One of the perennially most-popular of American road trips is the journey along old Route 66, the once vibrant “Mother Road” that has its eastern terminus in Chicago and its western end at the intersection of Lincoln and Olympic Boulevards in Santa Monica. The highway traverses eight states and covers more than 2,400 miles along the way, and just about at the half-way point sits Amarillo, Texas. The city is not only famous for being name-checked in the song “(Get Your Kicks on) Route 66,” but also for the important role it's played concerning the nation’s railroads, the oil and gas boom, cattle production and general all-around cowboyin’. Amarillo is definitely a no-nonsense city when it comes to getting work done, but it also loves to show off its quirky side. How many cities, for instance, have a major attraction where visitors are encouraged to create graffiti?

Cadillac Ranch is an art installation located in a cattle grazing field on I-40 just outside of Amarillo, where 10 vintage Cadillacs are aligned in a neat row and interred in the earth, all at a similar depth and all at the same angle. The “art” is curated, so to speak, by eccentric philanthropist Stanley Marsh III, but in essence it belongs to all people, many of whom alter it on a daily basis. Over the years the cars have received countless coats of paint courtesy of anyone who cares to wield a spray can, whether they want to create an amusing piece of art, scribble a slogan or simply tag one of the structures with their name. It hardly matters, since someone else will be along shortly to paint over any creation. To think that someone has gone through the trouble to install these old cars, so precisely and sort of in the middle of nowhere, is entertaining enough. To bring a spray can and make the installation your own, however fleetingly, is truly one of those “only in America” moments. Spraying the cars is legal, but there’s a gate that separates the field from the highway shoulder; do not use your paint on anything outside the gate. There’s a Home Depot on the way out to the site, and they are used to selling paint to the Cadillac Ranch-bound graffito. Make sure also to haul out your spent spray cans, as there are no trash receptacles at the site, which is open every day during daylight hours.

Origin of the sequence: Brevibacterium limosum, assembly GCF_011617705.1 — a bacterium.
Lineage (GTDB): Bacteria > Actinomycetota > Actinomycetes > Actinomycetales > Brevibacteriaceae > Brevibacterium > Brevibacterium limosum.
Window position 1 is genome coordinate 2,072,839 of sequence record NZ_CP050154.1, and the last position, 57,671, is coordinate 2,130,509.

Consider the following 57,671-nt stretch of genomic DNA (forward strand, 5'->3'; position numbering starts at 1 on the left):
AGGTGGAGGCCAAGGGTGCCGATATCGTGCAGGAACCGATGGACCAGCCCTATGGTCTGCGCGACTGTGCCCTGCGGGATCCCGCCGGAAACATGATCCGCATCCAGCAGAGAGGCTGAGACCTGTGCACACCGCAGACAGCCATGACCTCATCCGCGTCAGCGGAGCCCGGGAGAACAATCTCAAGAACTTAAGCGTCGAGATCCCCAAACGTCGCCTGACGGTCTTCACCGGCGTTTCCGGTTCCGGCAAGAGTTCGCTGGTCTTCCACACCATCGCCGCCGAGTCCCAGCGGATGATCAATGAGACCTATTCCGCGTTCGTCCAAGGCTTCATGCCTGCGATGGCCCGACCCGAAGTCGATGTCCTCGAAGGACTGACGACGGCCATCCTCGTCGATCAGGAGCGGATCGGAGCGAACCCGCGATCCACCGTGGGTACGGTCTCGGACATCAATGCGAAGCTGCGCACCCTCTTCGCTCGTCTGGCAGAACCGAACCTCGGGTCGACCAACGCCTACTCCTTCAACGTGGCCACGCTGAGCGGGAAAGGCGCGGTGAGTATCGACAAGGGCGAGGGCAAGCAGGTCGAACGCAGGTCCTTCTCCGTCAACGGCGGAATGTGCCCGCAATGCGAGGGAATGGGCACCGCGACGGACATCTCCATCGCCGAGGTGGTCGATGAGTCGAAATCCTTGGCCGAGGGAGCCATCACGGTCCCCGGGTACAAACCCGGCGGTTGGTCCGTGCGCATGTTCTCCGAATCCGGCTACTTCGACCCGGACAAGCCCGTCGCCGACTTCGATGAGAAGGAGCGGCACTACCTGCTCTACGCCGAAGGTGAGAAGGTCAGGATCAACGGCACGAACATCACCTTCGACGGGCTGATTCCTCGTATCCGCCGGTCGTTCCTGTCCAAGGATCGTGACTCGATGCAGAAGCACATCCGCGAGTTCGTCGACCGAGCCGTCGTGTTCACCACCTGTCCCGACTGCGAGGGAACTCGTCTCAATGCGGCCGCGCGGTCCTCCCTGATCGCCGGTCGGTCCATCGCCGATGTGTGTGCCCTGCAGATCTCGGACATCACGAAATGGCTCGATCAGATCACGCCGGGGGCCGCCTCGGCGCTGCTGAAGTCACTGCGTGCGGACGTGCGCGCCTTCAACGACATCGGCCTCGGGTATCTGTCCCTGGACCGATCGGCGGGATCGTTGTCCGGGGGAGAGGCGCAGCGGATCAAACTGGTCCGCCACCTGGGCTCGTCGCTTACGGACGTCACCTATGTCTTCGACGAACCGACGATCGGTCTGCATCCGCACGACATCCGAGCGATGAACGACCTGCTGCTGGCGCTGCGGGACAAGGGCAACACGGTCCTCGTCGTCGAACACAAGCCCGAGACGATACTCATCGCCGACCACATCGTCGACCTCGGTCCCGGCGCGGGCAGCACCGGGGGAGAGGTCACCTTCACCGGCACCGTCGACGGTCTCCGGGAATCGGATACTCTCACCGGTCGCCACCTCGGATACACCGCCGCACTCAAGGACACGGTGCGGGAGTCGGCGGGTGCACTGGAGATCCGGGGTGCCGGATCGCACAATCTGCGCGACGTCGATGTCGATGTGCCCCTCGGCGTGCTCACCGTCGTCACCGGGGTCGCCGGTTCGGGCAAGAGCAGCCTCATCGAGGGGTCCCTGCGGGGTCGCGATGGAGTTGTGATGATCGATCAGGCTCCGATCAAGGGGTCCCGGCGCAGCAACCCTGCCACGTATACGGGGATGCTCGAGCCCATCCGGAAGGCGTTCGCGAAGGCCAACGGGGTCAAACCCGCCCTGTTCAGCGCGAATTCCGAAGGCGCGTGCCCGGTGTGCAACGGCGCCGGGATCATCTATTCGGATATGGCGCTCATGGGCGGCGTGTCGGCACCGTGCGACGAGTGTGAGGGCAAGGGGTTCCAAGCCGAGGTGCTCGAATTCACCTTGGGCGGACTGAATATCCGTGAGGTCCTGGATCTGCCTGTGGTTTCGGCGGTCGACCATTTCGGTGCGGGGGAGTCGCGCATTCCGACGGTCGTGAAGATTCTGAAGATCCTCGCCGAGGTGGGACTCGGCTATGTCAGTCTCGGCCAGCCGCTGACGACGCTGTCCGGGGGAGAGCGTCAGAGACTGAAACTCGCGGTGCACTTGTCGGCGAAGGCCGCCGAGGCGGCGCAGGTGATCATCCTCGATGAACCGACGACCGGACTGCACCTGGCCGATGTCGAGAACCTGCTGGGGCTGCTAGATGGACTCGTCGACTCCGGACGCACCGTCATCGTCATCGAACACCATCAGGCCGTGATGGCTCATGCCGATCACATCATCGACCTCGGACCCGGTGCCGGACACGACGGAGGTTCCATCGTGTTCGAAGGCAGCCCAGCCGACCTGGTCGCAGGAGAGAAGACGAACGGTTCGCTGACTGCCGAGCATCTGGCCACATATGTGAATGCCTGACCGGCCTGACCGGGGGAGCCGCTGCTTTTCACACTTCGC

In addition to the one-of-a-kind Cadillac Ranch, Amarillo has numerous other worthy attractions, including several very good museums focusing on the west and local flavor, including the Panhandle-Plains Historical Museum, the Kwahadi Museum of the American Indian and the American Quarter Horse Hall of Fame and Museum. But still, there’s that quirky side, and the RV Museum at Sisemore Traveland is a place that ties in perfectly with a Route 66 road trip. Just as the museum’s moniker indicates, the place is full of vintage RVs, ranging from big Winnebago-types to small and unique camper vehicles. You can go into the big ones, and they’re all decked out with furnishings of the era, some with shag carpeting and other touches that make it easy to envision a family like the Brady Bunch happily motoring along. Also on site is a serious piece of film memorabilia –the 1948 Flxible bus used in the Robin Williams movie RV, where you can pose for a picture sitting in the driver’s seat from which Williams navigated the highway as head of the Gornicke family. Also on display at the RV Museum is a selection of vintage cars and motorcycles; you can see it all for free.

Of course, all your Amarillo sightseeing is going to make you hungry. If you get so hungry that you think you can eat a meal as big as Texas, then you should roll into the Big Texan Steak Ranch. This is one of those places where if you can eat a 72-ounce steak and all the trimmings all by yourself in one hour, then you don’t have to pay for your meal. The Big Texan has been around since the 1960s, and the big steak thing has been their gimmick for a long time; many try and some succeed. Just be aware that if you want to give it a try, you’ll be putting on a show for the rest of the restaurant as you’ll consume your food at a raised table where everyone can monitor your progress as a digital clock counts down your 60-minute window. Who knows, you just might make some history of your own during your Amarillo and Route 66 road trip.

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